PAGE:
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Your Questions About Motorcycle Insurance Rates

June 22, 2013

Jenny asks…

What is the best starter motorcycle for me?

Im 190 lb, 6’1”, iv never rid-in a real motorcycle before just dirt bikes and small kid motorcycles. I was wondering what is the best starter motorcycle for me, I like choppers but there usually expensive and I didn’t want to spend more than $5,000. It’s only for transport around a small town and just to get to school. What is the best bike? It would also be helpfull it is big and heavy it would help bring my dad to allowing it since he is sort of against it.

Administrator answers:

We see this question pretty often, but the family angle is new. So let me start there. If you are going to seriously compromise the relationship with your father, work on that before taking the plunge. Show him that you’re serious about safety by taking the Motorcycle Safety Class before shopping. Check into insurance rates. Ask him questions about coverage. Show him that you’re safe in the car. Don’t get any speeding tickets or drive with a heavy foot on the accelerator. Bottom line, best to prepare him by showing dad that you’re ready.

Beyond that, there are limitless choices in motorcycles. Big and heavy isn’t a great place to start since once they start to tip, there’s no stopping them! Light and fast – the Honda CBR, Suzuki GSX-R, etc – are not the typical best first bike as they are very powerful and can do more than what a new rider is ready to do!

So starting small is not a bad way to go. Go sit on a few and see how they work for you. Try a few on – you can usually sit on them but not ride them – and remember what you intend to do with the bike. I like the Ninja 250 and Ninja 500 right now. Personally, I got back into riding on the Suzuki SV650 – but took it VERY easy at the start. But good to start with something manageable in size and move up when you’re ready. Otherwise life can be too short! Good luck!

Susan asks…

Looking to buy my first motorcycle, any suggestions?

This is going to be my first one, all I know so far is that I want a sport bike I don’t like cruisers that much, I don’t care that much about power cause I don’t really drive fast anyways, but I do need to make sure I’m going to get a decent insurance rate, I’m planning on buying brand new since I’m having problems finding used bikes in my town, any suggestions?

Administrator answers:

Why not go with a cruiser? Crotch rockets tend to be expensive to insure.

Nancy asks…

Can a motorcycle be your only means of transportation?

I am thinking about buying a motorcycle but not a car. What are the pros and cons of only having a motorcycle?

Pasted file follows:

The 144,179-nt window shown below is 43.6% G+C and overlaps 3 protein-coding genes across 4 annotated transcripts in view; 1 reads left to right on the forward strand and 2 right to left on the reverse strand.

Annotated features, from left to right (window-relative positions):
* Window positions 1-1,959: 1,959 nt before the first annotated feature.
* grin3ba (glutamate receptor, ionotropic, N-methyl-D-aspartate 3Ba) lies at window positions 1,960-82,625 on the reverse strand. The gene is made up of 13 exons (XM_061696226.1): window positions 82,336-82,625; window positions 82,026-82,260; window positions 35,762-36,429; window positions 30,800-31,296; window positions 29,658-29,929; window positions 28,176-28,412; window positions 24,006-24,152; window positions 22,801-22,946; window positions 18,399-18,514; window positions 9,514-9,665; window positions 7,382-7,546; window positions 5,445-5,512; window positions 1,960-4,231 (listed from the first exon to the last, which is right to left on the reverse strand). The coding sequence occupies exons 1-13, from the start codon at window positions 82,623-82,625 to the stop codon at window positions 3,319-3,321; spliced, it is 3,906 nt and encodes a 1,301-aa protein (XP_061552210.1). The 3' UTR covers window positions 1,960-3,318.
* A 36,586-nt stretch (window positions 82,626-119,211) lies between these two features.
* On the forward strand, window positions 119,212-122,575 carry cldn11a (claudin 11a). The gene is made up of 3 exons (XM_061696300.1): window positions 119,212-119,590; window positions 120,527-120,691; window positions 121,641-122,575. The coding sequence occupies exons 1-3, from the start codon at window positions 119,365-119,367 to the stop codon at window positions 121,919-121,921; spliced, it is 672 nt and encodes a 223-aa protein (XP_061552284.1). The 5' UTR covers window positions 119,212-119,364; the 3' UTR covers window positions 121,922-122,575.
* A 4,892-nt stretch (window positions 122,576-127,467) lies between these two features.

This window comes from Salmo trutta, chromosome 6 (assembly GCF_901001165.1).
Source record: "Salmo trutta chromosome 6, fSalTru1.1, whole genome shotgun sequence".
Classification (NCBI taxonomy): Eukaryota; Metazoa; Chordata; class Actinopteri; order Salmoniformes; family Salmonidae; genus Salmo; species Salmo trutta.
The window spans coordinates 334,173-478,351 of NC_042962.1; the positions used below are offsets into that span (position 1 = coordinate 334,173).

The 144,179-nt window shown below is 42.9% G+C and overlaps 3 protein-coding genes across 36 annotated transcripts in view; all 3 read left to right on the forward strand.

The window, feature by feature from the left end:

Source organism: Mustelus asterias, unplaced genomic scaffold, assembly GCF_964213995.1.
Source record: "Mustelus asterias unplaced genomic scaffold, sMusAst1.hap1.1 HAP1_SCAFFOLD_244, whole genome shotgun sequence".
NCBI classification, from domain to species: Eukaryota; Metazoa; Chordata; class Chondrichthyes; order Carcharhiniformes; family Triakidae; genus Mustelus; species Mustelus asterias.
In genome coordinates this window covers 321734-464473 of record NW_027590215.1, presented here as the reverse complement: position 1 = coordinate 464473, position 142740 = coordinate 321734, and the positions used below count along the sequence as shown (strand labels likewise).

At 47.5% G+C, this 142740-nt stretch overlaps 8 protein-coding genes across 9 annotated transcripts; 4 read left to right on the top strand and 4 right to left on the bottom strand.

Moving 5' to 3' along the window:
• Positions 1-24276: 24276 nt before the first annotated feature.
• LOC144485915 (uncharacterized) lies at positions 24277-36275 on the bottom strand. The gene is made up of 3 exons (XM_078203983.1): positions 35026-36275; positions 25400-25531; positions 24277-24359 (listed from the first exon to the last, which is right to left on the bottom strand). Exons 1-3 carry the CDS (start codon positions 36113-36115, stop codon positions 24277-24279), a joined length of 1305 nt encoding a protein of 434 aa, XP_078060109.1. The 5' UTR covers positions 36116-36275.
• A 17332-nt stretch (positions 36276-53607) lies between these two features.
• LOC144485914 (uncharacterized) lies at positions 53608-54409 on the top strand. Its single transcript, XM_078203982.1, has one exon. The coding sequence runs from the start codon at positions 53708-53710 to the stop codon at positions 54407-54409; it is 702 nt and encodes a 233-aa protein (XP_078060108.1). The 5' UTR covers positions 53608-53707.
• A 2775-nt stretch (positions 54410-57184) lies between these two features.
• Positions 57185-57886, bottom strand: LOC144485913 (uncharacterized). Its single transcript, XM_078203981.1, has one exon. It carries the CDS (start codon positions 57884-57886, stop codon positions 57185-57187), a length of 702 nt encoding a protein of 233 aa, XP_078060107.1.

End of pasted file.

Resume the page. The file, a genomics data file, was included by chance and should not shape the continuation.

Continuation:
Administrator answers:

Pros: Better gas mileage, lower insurance rates,fun to ride, faster in traffic, cheaper than a car, easier to find parking, and you can look really cool when you’re not even trying to.

Cons: Rain sucks on a bike, other motorists think you are invisible, no air conditioning, no heat, cops like bikes a lot more than cars, road hazards become 10x worse when on a bike, the wifes gonna hate it.

BUT….I’ve been on my bike as my sole means of transportation for almost 2 years (and I have a car, I just choose not to drive it), and I have no regrets….wouldnt change a thing….except maybe the mileage.

Donna asks…

If you have to have a Motorcycle License to buy a motorcycle, how do you get a license without a motorcycle?

I’m wanting to go and buy a new bike but I don’t have my motorcycle license and I have only limited experience. So, I need a bike to practise and then to go and take the test to get my license. So, how is it possible to buy a bike without having a motorcycle license first?

Administrator answers:

The rules on this will vary by state. Some places you can buy a bike without having a license and in other states you cannot. If you want to practice though the best thing to do is to check out the motorcycle safety courses offered by your state’s Department of Transportation. These courses are also offered at local colleges. They are usually held once a week (mostly either Saturday or Sunday), and sometimes are free, but sometimes a fee is applied. The best part is they provide the bikes for you to use throughout the training course, and upon completion of the course you can get your license. Completing one of these courses will also lead to lower insurance rates for you.